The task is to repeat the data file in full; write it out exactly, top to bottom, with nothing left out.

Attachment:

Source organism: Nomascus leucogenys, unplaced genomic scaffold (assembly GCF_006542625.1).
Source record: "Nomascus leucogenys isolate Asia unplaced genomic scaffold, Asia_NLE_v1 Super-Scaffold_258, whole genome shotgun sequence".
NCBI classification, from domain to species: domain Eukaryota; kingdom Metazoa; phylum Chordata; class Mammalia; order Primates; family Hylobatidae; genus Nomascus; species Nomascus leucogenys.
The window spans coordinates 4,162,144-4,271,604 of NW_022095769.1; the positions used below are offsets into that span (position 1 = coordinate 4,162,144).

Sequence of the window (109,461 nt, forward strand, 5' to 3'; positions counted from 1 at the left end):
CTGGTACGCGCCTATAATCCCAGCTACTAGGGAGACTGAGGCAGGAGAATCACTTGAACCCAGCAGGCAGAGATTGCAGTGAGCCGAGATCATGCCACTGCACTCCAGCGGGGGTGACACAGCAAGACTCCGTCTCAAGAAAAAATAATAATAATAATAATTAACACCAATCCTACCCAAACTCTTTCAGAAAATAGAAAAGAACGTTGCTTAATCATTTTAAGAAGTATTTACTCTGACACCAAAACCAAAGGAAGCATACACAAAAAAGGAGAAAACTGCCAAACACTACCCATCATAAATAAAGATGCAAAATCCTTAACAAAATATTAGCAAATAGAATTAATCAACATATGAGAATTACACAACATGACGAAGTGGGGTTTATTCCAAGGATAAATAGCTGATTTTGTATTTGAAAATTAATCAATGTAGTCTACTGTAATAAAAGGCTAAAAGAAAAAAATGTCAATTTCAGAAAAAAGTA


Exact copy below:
Source organism: Nomascus leucogenys, unplaced genomic scaffold (assembly GCF_006542625.1).
Source record: "Nomascus leucogenys isolate Asia unplaced genomic scaffold, Asia_NLE_v1 Super-Scaffold_258, whole genome shotgun sequence".
NCBI classification, from domain to species: domain Eukaryota; kingdom Metazoa; phylum Chordata; class Mammalia; order Primates; family Hylobatidae; genus Nomascus; species Nomascus leucogenys.
The window spans coordinates 4,162,144-4,271,604 of NW_022095769.1; the positions used below are offsets into that span (position 1 = coordinate 4,162,144).

Sequence of the window (109,461 nt, forward strand, 5' to 3'; positions counted from 1 at the left end):
CTGGTACGCGCCTATAATCCCAGCTACTAGGGAGACTGAGGCAGGAGAATCACTTGAACCCAGCAGGCAGAGATTGCAGTGAGCCGAGATCATGCCACTGCACTCCAGCGGGGGTGACACAGCAAGACTCCGTCTCAAGAAAAAATAATAATAATAATAATTAACACCAATCCTACCCAAACTCTTTCAGAAAATAGAAAAGAACGTTGCTTAATCATTTTAAGAAGTATTTACTCTGACACCAAAACCAAAGGAAGCATACACAAAAAAGGAGAAAACTGCCAAACACTACCCATCATAAATAAAGATGCAAAATCCTTAACAAAATATTAGCAAATAGAATTAATCAACATATGAGAATTACACAACATGACGAAGTGGGGTTTATTCCAAGGATAAATAGCTGATTTTGTATTTGAAAATTAATCAATGTAGTCTACTGTAATAAAAGGCTAAAAGAAAAAAATGTCAATTTCAGAAAAAAGTA